Prefabricated walls for the greenhouses and laboratories at the Cannabis Innovation Centre in Comox are being installed this week. The centre plans to open this summer.
Vancouver Island Groundwater Rights Update Water rights advocate Bruce Gibbons is on a mission to end licensing of groundwater extraction for bottled water on Vancouver Island. And if that goes well, for all of BC.
Gibbons is burning shoe leather and working the phone to encourage all 53 districts and municipalities in the Association of Vancouver Island Coastal Communities (AVICC) to support an upcoming motion requesting the provincial government stop issuing well licenses to bottle water. If the motion passes, it heads to a province-wide vote at the Union of British Columbia Municipalities.
Gibbons said preventing groundwater bottling is a “no brainer” for many coastal communities, and several town councils have voted to support the AVICC motion on-the-spot after listening to his presentation.
The other half of Gibbons’ two-pronged approach is to ensure that there is a back-up if the AVICC motion fails. Gibbons discovered most towns need to amend the language of their bylaws if they want to prevent commercial bottling of groundwater, and he’s encouraging them
to do so
“When people wrote bylaws for their communities, they weren’t thinking of bottling water, so in most cases it’s not an actual conscious decision to allow it or not allow it,” he said. “[Communities] look at their bylaws and say ‘well it looks like if it came down to a decision, this
particular bylaw would allow it because it doesn’t expressly prohibit it,’ so they’re finding themselves in a position where they need to revise their bylaws to expressly prohibit bottled water.”
According to Gibbons, a dozen AVICC communities now have bylaws on the books that specifically forbid bottling groundwater. Twenty five AVICC communities have bylaws that doallow groundwater bottling (several of these are working to amend their bylaws). The bylaw
status of the remaining communities is unknown.
AVICC communities have been largely supportive of Gibbons urging a review of old bylaws. The exception has been Langford, where Gibbons said planning officials were uncooperative and appeared confused by his request.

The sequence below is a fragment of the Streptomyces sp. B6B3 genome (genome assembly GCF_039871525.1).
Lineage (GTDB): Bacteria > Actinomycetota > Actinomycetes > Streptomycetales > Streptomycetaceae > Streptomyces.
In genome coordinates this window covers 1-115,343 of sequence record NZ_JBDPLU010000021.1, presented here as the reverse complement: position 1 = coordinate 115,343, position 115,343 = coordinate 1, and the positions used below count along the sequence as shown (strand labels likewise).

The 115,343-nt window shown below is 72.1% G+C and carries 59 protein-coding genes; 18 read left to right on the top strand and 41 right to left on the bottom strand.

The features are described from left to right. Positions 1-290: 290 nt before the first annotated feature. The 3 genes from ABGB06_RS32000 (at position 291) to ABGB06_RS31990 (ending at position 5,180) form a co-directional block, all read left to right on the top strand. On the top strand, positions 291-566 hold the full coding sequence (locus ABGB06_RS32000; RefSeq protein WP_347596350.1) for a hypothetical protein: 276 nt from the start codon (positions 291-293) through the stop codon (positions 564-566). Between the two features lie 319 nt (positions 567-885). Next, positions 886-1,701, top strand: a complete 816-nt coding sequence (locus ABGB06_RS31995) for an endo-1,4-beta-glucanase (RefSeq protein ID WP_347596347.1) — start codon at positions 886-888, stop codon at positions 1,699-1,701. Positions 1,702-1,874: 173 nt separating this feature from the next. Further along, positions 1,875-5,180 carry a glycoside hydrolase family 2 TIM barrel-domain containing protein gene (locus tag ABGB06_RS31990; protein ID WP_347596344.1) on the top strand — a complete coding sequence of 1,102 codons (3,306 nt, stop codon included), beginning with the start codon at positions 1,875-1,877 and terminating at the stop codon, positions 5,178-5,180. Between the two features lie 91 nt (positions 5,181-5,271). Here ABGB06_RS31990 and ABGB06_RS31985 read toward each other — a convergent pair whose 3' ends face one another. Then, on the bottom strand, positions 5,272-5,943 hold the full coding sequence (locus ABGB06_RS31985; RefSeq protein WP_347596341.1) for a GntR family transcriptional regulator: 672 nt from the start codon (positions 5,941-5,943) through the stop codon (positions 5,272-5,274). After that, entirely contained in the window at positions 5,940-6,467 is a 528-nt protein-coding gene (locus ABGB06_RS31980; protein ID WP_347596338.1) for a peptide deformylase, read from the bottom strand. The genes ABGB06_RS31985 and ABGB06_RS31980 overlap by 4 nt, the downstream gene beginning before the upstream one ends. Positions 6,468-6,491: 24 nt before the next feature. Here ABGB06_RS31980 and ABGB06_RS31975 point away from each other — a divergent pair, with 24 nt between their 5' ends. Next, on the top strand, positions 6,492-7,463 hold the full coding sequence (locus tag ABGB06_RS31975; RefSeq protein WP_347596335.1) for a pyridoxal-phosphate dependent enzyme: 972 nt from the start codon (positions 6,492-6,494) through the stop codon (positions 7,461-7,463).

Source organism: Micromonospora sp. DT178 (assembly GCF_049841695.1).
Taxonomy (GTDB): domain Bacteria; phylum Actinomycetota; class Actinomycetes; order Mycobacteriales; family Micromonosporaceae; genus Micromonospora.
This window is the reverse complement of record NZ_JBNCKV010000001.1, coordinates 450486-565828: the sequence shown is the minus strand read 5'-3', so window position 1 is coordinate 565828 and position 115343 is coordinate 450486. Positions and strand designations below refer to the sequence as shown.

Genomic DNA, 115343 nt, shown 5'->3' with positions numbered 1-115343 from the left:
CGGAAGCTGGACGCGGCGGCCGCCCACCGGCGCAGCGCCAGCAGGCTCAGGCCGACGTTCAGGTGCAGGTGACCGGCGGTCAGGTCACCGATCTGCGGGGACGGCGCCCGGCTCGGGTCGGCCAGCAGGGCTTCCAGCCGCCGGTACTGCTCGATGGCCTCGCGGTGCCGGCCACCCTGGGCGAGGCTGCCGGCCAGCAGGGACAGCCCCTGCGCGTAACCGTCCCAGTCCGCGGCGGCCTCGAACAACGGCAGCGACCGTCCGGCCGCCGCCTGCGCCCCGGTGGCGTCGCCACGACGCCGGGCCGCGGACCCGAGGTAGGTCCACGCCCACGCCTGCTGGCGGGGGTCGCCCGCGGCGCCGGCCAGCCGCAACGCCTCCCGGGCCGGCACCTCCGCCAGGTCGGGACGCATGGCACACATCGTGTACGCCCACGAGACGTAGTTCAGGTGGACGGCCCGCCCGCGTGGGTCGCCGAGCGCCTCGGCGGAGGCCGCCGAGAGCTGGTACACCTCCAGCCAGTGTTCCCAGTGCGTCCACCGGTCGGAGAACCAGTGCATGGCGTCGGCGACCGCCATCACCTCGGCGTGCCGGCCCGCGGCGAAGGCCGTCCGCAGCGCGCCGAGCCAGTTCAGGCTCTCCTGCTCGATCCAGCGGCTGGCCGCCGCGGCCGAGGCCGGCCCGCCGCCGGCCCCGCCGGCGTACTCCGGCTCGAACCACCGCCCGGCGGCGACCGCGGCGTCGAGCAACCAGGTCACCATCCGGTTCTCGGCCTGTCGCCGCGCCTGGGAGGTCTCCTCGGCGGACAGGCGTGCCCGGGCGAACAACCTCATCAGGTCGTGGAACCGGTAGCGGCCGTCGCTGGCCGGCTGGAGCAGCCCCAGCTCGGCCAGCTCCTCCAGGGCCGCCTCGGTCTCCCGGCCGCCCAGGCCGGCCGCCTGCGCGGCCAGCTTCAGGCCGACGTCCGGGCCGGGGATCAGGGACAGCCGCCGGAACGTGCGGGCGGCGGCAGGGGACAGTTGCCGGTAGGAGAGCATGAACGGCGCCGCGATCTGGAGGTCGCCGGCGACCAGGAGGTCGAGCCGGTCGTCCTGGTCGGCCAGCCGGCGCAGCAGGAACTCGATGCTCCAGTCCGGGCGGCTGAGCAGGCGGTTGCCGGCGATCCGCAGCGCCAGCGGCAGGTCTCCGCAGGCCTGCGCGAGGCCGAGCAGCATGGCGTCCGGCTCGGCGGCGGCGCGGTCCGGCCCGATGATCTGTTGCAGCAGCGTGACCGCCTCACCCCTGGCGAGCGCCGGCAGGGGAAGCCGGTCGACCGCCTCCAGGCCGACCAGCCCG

“It was just a really weird experience with them. It wasn’t so much that they didn’t believe in what I was doing. They just didn’t get it.”
He’s shaken off the minor failure and said regardless which way the AVICC vote goes, water rights in BC are advancing, and his campaign is worthwhile.
“When you get involved in something like this, you realize how many people there are who really devote a lot of time and energy to protecting our environment and the world we live in. It takes a lot of time and energy, but it’s a very positive thing.”
Gavin McRae is a reporter and assistant editor for the Watershed Sentinel, which is a publishing partner of Decafnation
“Brooklyn Creek is a small creekshed whose hydrology and ecological services have been altered and degraded by decades of land use impacts,” — Tim Pringle in the preface to Assessing the Worth of Ecological Services Using the Ecological Accounting Process for Watershed Assessment: Brooklyn Creek Demonstration Application in the Comox Valley.
WHAT IS THE ECOLOGICAL ACCOUNTING PROCESS (EAP)?
Ecological Accounting Process — “The EAP approach begins by first recognizing the importance of a stream in a natural state and then asking: how can we maintain those ecological values while allowing the stream to be used for drainage,” says Jim Dumont, Engineering Applications Authority with the Partnership for Water Sustainability in BC.
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